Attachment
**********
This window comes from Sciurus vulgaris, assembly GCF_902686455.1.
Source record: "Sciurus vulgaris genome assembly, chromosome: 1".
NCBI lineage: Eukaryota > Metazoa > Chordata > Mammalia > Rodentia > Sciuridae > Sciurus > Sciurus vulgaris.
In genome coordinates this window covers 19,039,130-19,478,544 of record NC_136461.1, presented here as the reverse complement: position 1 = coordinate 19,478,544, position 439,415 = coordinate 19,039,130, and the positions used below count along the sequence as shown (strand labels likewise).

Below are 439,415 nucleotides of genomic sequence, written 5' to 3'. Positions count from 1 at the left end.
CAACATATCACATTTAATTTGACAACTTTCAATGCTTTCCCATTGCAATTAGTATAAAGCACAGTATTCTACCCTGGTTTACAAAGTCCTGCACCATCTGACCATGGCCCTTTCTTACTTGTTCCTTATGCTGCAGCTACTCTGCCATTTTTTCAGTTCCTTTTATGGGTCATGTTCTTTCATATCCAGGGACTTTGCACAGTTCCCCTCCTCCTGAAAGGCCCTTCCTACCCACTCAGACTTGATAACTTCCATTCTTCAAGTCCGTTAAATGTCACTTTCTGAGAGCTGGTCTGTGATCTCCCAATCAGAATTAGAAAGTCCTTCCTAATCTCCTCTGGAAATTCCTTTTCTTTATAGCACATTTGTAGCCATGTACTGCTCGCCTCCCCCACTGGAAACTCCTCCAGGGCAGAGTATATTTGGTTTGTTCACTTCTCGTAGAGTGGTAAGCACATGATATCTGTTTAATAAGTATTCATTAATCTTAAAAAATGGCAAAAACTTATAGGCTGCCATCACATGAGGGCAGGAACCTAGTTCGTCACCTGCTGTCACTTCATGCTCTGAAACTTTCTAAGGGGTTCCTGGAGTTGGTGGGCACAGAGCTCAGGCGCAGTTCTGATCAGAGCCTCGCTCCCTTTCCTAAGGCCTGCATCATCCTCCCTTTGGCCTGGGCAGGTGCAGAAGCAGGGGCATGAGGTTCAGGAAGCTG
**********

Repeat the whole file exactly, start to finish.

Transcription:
This window comes from Sciurus vulgaris, assembly GCF_902686455.1.
Source record: "Sciurus vulgaris genome assembly, chromosome: 1".
NCBI lineage: Eukaryota > Metazoa > Chordata > Mammalia > Rodentia > Sciuridae > Sciurus > Sciurus vulgaris.
In genome coordinates this window covers 19,039,130-19,478,544 of record NC_136461.1, presented here as the reverse complement: position 1 = coordinate 19,478,544, position 439,415 = coordinate 19,039,130, and the positions used below count along the sequence as shown (strand labels likewise).

Below are 439,415 nucleotides of genomic sequence, written 5' to 3'. Positions count from 1 at the left end.
CAACATATCACATTTAATTTGACAACTTTCAATGCTTTCCCATTGCAATTAGTATAAAGCACAGTATTCTACCCTGGTTTACAAAGTCCTGCACCATCTGACCATGGCCCTTTCTTACTTGTTCCTTATGCTGCAGCTACTCTGCCATTTTTTCAGTTCCTTTTATGGGTCATGTTCTTTCATATCCAGGGACTTTGCACAGTTCCCCTCCTCCTGAAAGGCCCTTCCTACCCACTCAGACTTGATAACTTCCATTCTTCAAGTCCGTTAAATGTCACTTTCTGAGAGCTGGTCTGTGATCTCCCAATCAGAATTAGAAAGTCCTTCCTAATCTCCTCTGGAAATTCCTTTTCTTTATAGCACATTTGTAGCCATGTACTGCTCGCCTCCCCCACTGGAAACTCCTCCAGGGCAGAGTATATTTGGTTTGTTCACTTCTCGTAGAGTGGTAAGCACATGATATCTGTTTAATAAGTATTCATTAATCTTAAAAAATGGCAAAAACTTATAGGCTGCCATCACATGAGGGCAGGAACCTAGTTCGTCACCTGCTGTCACTTCATGCTCTGAAACTTTCTAAGGGGTTCCTGGAGTTGGTGGGCACAGAGCTCAGGCGCAGTTCTGATCAGAGCCTCGCTCCCTTTCCTAAGGCCTGCATCATCCTCCCTTTGGCCTGGGCAGGTGCAGAAGCAGGGGCATGAGGTTCAGGAAGCTG